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Introduction: The authors of this article, Sarah Reiland, MS, and Dean Lauterbach, PhD, will present a poster, "Trauma Attributions and Attributional Style as Predictors of PTSD Symptoms," at the ISTSS Annual Meeting in Baltimore. 

For those who conduct trauma research, the Fourth Annual Conference on Innovations in Trauma Research Methods (CITRM) held in Baltimore, Maryland, is the place to be this November 13–14. CITRM will immediately precede the ISTSS Annual Meeting, Nov. 15-17. This year’s conference theme is “Research Methods for Studying Violence and Trauma in Children, Intimate Partners, and Families.”

CITRM, an outgrowth of ISTSS’s Research Methodology Special Interest Group, is geared toward both novice and experienced researchers. Its goals are to: (1) strengthen the methodological rigor of trauma research, (2) develop creative solutions to thorny design and analysis issues unique to trauma research, (3) supplement and enhance the training of novice researchers, (4) enhance diffusion of innovative research methods and designs from other disciplines and specialties, and (5) explore ethical dilemmas and possible solutions in trauma research.

This year’s opening plenary features Dr. John Fairbank, co-director of the National Center for Child Traumatic Stress and associate professor in the Department of Psychiatry and Behavioral Sciences at Duke University. CITRM’s oral presentations cover a broad range of topics related to violence and trauma in children and intimate partners. The first day of the conference will include seminars and workshops on using diary methods to study couples, using Poisson regression, improving survey questions, evaluating treatment effectiveness, and partnering with community agencies to improve research and clinical practice. In addition, the first day will include a session on issues surrounding the analysis of complex survey data. The presentations on November 14 cover conceptual and analytic issues in behavioral genetics, using data visualization and exploration to better understand data trends, comparing methods to assess interpersonal violence, ethical issues in research on interpersonal violence, and statistical models for social network analysis. Although many of the presentations and posters relate to the conference theme, the methods that will be presented can be applied to research on trauma in general. Regardless of your particular research focus within the field of trauma, presentations will likely suggest ways to improve or expand on your current research endeavors.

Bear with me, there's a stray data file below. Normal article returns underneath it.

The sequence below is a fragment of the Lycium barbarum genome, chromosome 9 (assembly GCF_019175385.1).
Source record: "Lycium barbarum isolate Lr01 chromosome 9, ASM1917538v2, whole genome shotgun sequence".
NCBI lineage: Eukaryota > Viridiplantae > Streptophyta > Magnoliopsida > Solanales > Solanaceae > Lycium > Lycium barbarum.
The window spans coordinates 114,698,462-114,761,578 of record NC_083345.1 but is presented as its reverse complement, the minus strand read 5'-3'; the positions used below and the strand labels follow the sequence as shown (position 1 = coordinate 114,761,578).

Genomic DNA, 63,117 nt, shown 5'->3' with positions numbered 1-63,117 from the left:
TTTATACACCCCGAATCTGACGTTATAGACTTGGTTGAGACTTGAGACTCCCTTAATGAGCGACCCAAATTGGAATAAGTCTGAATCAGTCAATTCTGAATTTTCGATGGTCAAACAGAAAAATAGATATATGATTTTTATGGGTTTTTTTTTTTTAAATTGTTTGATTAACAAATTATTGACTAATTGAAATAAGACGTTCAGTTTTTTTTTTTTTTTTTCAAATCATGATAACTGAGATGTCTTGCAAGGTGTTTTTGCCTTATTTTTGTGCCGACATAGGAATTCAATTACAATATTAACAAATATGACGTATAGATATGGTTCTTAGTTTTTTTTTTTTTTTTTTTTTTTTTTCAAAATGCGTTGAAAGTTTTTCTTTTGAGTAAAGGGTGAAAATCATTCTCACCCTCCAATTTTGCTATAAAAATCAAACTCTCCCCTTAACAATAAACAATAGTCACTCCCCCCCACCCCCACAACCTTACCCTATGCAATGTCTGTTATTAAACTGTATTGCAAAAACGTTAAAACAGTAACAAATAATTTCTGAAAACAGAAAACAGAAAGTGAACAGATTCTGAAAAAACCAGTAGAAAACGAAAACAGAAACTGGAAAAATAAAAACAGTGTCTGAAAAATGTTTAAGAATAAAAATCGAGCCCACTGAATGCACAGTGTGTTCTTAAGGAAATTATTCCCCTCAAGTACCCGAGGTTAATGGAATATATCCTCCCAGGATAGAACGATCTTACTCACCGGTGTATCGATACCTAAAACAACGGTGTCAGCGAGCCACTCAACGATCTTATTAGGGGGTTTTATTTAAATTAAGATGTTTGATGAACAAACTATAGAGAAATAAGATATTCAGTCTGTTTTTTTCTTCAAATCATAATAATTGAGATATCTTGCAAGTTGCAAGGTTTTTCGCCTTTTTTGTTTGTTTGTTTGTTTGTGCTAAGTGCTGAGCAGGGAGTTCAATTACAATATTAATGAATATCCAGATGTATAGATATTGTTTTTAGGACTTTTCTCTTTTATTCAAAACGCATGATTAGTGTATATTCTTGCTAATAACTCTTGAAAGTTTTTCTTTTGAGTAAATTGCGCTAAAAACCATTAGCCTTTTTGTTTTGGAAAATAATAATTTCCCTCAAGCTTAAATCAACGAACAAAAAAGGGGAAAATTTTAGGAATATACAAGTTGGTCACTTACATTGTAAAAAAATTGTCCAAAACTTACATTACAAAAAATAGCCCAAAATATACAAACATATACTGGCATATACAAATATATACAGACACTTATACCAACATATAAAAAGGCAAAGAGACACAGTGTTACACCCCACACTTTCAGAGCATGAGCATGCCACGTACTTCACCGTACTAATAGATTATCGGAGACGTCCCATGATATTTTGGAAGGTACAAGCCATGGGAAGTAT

Join other researchers at various levels of experience and from a variety of specialties to learn about design, statistical, and measurement issues that apply to research in violence and trauma in children, intimate partners, and families. For those already planning to attend the annual ISTSS conference, coming to Baltimore two days early for CITRM will complement the experience without the addition of more travel costs.